Detroit Police Have Given Up on Burglar Alarms

Illustration for article titled Detroit Police Have Given Up on Burglar Alarms

The Detroit Police Department has had enough. After pouring so much money and manpower into responding to false alarms, they're finally giving up. Before they come to your door to save you, you had better be able to verify a crime is in progress.

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The DPD has every reason to be frustrated. According to Detroit Police Chief Ralph Godbee, 98% of the alarms they handle turn out to be false. That's way too much forgetting your ID on your way to the gym and setting off the alarm for anyone's liking. So on August 22nd they're requiring all alarm companies to find a way to verify the alarm before they respond. Otherwise they won't bother.

Detroit isn't the first city to do this. About 30 other police departments in the U.S. and Canada have adopted the policy since 1991, writes the Detroit Free Press. Which makes me wonder how burglar alarm systems could get things wrong for so long and for so many people.

One way to verify that a crime is taking place is to, you know, call the police. Generally pretty helpful. Another—most likely for companies or gated communities—is for a security guard to check on the alarm. And a third is for some form of video surveillance to accompany the alarm so that there's no doubt something is amiss. Which is also probably good for large companies. Families not so much.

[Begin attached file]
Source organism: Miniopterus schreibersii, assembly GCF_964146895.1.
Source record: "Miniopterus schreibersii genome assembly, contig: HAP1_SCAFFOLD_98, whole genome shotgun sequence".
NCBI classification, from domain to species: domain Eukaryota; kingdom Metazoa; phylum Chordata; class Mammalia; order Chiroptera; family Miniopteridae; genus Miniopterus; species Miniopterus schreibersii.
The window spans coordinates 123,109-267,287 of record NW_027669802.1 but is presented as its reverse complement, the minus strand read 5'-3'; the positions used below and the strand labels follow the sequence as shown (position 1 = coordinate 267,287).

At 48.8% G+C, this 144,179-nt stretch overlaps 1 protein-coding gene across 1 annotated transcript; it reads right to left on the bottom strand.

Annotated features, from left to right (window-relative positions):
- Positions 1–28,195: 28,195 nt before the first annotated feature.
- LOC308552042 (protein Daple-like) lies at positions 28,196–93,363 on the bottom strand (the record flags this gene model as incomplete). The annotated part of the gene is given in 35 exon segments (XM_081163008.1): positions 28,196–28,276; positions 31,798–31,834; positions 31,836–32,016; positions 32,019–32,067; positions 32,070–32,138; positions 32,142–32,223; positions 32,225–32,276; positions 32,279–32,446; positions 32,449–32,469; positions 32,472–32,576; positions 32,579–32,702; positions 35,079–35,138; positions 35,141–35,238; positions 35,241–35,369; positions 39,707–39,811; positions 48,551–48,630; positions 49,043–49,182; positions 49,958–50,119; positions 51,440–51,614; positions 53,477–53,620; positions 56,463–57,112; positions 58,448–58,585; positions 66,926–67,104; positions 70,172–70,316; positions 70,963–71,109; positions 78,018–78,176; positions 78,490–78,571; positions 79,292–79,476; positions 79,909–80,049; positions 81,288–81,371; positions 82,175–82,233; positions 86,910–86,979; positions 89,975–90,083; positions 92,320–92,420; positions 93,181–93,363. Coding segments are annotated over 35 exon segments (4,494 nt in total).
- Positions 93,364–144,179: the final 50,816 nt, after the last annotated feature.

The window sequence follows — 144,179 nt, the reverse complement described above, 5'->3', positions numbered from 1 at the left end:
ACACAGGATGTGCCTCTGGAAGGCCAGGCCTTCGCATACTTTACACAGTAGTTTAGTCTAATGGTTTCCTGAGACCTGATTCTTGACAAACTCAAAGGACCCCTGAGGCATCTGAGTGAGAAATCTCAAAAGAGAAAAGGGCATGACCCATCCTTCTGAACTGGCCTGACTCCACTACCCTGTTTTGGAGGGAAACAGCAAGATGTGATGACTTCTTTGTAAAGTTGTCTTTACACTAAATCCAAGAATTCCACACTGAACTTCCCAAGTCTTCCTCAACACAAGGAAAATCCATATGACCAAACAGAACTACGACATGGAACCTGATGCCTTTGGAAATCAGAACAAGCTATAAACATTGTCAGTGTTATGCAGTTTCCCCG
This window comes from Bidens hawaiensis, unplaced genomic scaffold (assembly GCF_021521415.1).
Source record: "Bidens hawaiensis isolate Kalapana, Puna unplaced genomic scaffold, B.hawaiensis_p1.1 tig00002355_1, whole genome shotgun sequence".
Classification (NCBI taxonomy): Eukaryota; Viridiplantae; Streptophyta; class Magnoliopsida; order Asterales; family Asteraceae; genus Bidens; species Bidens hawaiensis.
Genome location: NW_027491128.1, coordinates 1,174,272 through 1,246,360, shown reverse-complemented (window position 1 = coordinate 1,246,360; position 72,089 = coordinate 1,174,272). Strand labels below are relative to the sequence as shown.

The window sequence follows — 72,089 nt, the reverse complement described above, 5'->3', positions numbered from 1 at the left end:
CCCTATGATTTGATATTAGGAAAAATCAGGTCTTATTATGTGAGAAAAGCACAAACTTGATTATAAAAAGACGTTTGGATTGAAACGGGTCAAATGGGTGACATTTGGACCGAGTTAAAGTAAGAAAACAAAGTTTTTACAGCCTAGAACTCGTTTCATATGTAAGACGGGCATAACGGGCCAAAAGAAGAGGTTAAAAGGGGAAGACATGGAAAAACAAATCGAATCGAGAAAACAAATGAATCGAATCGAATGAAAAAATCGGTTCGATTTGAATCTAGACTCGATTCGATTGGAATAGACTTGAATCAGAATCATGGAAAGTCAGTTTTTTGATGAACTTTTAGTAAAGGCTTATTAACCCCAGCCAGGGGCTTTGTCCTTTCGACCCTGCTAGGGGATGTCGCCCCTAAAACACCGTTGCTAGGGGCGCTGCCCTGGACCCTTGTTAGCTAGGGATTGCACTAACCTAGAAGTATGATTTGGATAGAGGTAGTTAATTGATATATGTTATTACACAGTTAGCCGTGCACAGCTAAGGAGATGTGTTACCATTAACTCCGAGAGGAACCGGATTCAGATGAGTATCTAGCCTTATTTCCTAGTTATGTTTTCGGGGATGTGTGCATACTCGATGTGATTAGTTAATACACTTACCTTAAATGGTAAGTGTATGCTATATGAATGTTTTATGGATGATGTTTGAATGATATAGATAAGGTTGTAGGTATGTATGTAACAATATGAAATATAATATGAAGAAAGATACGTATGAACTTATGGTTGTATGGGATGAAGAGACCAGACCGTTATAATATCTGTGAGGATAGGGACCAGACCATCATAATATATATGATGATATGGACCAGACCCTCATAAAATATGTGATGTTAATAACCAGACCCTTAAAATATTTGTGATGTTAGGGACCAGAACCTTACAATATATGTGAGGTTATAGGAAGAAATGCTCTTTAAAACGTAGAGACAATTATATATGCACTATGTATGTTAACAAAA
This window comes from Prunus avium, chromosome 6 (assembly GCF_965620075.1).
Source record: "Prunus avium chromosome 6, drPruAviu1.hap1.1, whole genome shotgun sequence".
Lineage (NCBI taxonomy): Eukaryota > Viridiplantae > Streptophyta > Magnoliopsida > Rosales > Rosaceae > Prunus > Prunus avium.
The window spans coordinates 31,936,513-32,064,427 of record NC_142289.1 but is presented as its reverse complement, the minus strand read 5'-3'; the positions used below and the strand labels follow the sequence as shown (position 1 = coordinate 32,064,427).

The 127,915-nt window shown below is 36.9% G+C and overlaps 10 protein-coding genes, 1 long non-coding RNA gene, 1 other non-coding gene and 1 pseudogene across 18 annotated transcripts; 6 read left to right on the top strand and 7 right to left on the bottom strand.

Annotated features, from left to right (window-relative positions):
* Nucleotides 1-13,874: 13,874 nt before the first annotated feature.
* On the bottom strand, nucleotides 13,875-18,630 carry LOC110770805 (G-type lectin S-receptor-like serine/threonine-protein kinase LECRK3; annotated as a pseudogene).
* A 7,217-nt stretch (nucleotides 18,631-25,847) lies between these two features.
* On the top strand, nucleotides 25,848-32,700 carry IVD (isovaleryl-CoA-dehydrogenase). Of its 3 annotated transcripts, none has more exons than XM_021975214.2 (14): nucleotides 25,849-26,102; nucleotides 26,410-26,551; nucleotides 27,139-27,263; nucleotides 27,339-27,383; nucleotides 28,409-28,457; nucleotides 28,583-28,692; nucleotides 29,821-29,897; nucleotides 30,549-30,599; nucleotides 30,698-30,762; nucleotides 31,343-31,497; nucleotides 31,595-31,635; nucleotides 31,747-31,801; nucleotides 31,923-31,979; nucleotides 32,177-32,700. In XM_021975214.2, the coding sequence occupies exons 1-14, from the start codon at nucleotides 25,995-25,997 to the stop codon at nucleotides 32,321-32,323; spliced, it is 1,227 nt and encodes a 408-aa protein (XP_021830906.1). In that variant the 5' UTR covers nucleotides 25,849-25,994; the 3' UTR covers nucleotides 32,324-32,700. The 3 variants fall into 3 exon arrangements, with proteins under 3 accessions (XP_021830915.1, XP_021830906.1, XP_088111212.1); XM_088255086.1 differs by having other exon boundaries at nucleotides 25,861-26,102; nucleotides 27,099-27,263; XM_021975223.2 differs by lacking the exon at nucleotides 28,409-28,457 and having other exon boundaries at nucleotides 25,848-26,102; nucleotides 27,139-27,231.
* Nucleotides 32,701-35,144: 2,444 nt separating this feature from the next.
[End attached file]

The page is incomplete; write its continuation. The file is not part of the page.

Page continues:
But does this decision leave any room for burglars to take advantage of people? [CBS Local, Detroit Free Press]

Image Credit: ilFede/Shutterstock

DISCUSSION

It's simple. Charge/fine for falsies.

I had alarm in all my stores with a POC for the alarm company to call before the police were dispatched. The alarm company would call the store first, then start calling down the list of contacts.

When I was in the store and screwed up, I would call (before they called me) and gave them the PW to stop the police from coming.

If there was no one in the stores, the calls went like this.

Phone rings at 2am

Them: "You're alarm is going off, and no one answered at the location."

Me: "What alarm was it"

Them: "Looks like motion detector 2"

Me: "Let it go"

Knowing that there was no way to get to that area without opening doors, breaking windows, or tripping off other sensors, I told them to reset it and not call the police. Sometimes it was holiday decorations, sometimes it was fans and AC knocking over signage etc...

Having alarms in six stores for 10+ years, I never had the police dispatched more than a few times for false alarms. I had one store full of dumbasses that received a warning that the next call would carry a fine, but once I told them it would come out of their bonus, it never happened again.

Something wrong that police are showing up for all these falsies Are there alarm companies involved, or are the police immediately dispatched. I bet if they started fining, that percentage would drop.